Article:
As creatives involved in both wedding photography and cinematography, we’ve noticed
a few interesting differences between
these worlds that can help lay the
foundation for the kind of filmmaker you
want to be.
Clients tend to prioritize photography
in their wedding budgets, and
cinematographers are often sought
out not so much for their artistry and
ability to tell a story differently, but
because their equipment can capture
everything that stills can’t, namely audio
and movement. There aren’t as many
resources out there—articles, workshops,
community discussions or wedding
blogs—that are directly inspiring,
informing or elevating the work of
a wedding filmmaker. And with the
separate but overlapping roles between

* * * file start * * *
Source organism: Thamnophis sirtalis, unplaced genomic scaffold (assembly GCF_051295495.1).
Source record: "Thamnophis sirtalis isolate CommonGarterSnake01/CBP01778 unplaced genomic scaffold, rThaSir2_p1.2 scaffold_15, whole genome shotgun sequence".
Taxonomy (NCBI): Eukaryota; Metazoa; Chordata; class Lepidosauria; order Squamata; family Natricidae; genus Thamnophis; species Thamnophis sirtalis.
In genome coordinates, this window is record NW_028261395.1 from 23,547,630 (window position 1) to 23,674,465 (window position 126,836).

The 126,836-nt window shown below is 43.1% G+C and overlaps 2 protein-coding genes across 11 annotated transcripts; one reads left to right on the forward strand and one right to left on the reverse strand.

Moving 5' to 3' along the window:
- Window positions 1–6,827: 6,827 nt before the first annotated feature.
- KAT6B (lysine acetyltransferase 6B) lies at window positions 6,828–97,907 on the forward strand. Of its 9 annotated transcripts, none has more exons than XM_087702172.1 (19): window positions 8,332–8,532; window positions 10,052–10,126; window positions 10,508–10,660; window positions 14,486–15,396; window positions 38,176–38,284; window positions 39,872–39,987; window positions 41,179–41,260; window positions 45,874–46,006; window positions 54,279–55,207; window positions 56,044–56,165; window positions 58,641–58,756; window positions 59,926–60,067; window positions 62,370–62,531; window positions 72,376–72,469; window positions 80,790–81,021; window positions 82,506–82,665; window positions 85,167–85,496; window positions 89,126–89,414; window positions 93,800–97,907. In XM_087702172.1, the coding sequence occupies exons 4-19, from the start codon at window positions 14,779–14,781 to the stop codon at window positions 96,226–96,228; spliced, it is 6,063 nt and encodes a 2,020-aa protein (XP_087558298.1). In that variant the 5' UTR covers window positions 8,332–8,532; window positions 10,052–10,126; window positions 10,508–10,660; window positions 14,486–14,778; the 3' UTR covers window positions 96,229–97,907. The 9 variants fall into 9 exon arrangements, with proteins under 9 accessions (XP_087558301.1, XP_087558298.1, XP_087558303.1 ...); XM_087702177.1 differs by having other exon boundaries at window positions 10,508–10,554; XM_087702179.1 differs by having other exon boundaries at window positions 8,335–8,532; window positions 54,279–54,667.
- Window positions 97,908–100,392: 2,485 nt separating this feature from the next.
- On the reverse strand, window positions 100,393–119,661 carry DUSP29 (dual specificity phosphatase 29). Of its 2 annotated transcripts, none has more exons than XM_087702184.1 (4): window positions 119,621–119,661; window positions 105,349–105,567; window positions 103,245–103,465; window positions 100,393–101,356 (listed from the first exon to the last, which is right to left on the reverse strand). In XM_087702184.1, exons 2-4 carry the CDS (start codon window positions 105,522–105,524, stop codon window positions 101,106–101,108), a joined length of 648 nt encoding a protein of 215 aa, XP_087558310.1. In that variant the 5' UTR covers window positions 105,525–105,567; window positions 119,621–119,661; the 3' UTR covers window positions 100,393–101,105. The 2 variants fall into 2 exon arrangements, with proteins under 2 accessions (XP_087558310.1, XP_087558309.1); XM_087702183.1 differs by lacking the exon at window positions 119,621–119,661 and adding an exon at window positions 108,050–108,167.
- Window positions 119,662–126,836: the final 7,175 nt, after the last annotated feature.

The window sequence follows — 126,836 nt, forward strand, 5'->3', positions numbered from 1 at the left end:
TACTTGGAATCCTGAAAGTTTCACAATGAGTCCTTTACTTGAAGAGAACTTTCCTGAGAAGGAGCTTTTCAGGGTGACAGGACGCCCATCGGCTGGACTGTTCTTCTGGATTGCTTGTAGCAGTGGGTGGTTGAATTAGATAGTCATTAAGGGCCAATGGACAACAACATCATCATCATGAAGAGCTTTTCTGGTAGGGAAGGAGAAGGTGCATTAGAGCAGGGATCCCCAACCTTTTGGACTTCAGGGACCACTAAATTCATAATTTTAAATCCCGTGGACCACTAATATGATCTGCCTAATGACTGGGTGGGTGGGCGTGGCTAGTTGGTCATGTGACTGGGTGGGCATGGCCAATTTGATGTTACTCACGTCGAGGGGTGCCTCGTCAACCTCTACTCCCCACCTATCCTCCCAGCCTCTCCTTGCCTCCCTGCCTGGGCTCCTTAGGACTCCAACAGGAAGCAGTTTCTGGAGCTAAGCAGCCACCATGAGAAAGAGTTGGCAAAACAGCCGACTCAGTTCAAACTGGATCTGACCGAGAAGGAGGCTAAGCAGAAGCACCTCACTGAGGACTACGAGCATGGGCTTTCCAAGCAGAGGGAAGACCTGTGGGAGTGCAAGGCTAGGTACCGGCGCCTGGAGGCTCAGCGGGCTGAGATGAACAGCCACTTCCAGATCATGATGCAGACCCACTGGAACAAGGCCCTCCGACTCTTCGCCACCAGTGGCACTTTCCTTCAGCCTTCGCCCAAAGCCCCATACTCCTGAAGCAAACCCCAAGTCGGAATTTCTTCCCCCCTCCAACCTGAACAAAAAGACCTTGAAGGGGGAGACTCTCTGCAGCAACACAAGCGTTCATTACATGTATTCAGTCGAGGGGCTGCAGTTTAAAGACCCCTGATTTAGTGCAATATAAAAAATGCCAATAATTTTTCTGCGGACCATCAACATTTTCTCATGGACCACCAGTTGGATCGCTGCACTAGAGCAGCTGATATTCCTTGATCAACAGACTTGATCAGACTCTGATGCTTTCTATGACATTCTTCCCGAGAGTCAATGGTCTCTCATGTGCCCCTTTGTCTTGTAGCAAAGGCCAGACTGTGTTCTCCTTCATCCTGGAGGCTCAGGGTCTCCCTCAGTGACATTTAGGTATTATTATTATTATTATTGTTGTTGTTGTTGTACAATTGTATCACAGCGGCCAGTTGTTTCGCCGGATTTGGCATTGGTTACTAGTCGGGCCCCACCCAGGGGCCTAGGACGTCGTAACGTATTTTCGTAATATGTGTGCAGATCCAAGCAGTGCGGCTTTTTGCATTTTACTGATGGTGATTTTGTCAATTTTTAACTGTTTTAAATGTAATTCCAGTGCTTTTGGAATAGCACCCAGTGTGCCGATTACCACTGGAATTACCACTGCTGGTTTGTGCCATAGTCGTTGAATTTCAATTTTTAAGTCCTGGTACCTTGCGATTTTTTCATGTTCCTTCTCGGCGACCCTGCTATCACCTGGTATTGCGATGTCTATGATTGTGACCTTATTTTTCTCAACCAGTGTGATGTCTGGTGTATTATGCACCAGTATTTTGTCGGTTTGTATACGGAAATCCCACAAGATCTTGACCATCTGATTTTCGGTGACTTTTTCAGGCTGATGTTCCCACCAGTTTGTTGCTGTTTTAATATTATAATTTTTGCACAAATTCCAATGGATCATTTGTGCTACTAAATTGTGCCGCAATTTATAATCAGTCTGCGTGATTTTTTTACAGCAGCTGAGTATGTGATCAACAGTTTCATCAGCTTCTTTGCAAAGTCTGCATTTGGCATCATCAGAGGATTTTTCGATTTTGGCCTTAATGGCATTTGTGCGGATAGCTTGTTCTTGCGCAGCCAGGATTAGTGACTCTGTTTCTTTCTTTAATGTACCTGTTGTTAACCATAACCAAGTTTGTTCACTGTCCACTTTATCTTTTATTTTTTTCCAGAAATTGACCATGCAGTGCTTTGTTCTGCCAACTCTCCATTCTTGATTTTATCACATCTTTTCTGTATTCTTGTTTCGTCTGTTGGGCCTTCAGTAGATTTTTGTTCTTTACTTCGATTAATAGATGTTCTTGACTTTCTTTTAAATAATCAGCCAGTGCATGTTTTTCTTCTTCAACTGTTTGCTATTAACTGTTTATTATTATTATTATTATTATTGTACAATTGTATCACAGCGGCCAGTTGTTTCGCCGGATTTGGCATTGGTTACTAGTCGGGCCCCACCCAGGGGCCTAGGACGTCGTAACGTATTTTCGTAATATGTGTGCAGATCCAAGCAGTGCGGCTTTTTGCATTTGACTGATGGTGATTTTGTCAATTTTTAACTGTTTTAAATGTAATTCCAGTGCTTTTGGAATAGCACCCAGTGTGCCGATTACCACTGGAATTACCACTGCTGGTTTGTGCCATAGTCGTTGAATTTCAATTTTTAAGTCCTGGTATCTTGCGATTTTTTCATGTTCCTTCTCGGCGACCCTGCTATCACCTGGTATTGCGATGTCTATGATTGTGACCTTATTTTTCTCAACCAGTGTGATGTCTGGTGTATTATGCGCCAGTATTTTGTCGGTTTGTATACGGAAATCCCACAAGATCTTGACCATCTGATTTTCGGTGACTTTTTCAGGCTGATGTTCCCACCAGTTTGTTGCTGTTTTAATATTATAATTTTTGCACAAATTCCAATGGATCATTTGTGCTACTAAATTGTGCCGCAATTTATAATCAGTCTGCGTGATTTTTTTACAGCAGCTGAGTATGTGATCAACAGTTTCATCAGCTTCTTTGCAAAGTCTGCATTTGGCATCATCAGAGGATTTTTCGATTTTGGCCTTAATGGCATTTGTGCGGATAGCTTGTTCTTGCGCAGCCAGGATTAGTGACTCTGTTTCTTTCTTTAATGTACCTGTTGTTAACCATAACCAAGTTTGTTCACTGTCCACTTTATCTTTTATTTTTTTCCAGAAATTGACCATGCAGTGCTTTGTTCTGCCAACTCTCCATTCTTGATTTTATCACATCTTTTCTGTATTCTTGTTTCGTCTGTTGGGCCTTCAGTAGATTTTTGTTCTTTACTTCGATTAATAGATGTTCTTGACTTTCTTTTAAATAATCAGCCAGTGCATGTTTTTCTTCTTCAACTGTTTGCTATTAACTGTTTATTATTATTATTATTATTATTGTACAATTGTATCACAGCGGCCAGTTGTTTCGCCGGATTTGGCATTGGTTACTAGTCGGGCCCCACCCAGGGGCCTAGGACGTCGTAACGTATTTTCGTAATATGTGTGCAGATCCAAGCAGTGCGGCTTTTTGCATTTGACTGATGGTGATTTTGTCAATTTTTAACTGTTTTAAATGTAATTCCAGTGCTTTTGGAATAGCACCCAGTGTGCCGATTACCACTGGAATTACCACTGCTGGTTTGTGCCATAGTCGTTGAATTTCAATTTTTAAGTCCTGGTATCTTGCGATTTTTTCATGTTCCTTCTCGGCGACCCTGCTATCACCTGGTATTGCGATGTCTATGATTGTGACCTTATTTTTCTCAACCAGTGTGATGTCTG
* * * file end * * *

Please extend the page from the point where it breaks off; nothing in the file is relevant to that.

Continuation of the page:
photographer and cinematographer,
there’s often misunderstanding and
tension when the two are required
to share a room or mountaintop that
doesn’t seem large enough.
So what does this all mean?
We have a ton of room to grow within
our craft and to create wedding films
in a climate that at times still feels
like unexplored territory. This is both
hugely daunting and exciting. Sure,
there are clients attracted to the tried
and true—from the production-heavy
films and 360-degree sweeps, to the
whimsical light leaks coupled with indie
folk soundtracks—but there are people
who crave something else entirely.
They just don’t know what that is yet. As
filmmakers, we’re in an ideal position to
explore this for them, and for ourselves.
What works for us and our team is
a more natural, unscripted approach
that allows us to be mobile, flexible
and focused on capturing a mood; this
complements the intimate and laid-back
style of our clients, who also happen to
love a good party. We could talk about
this at length, but let’s get into some
tips first to get you started.
Why pushing the boundaries of
cinema could be the best move you
make this year.
by tomasz wagner + amy tran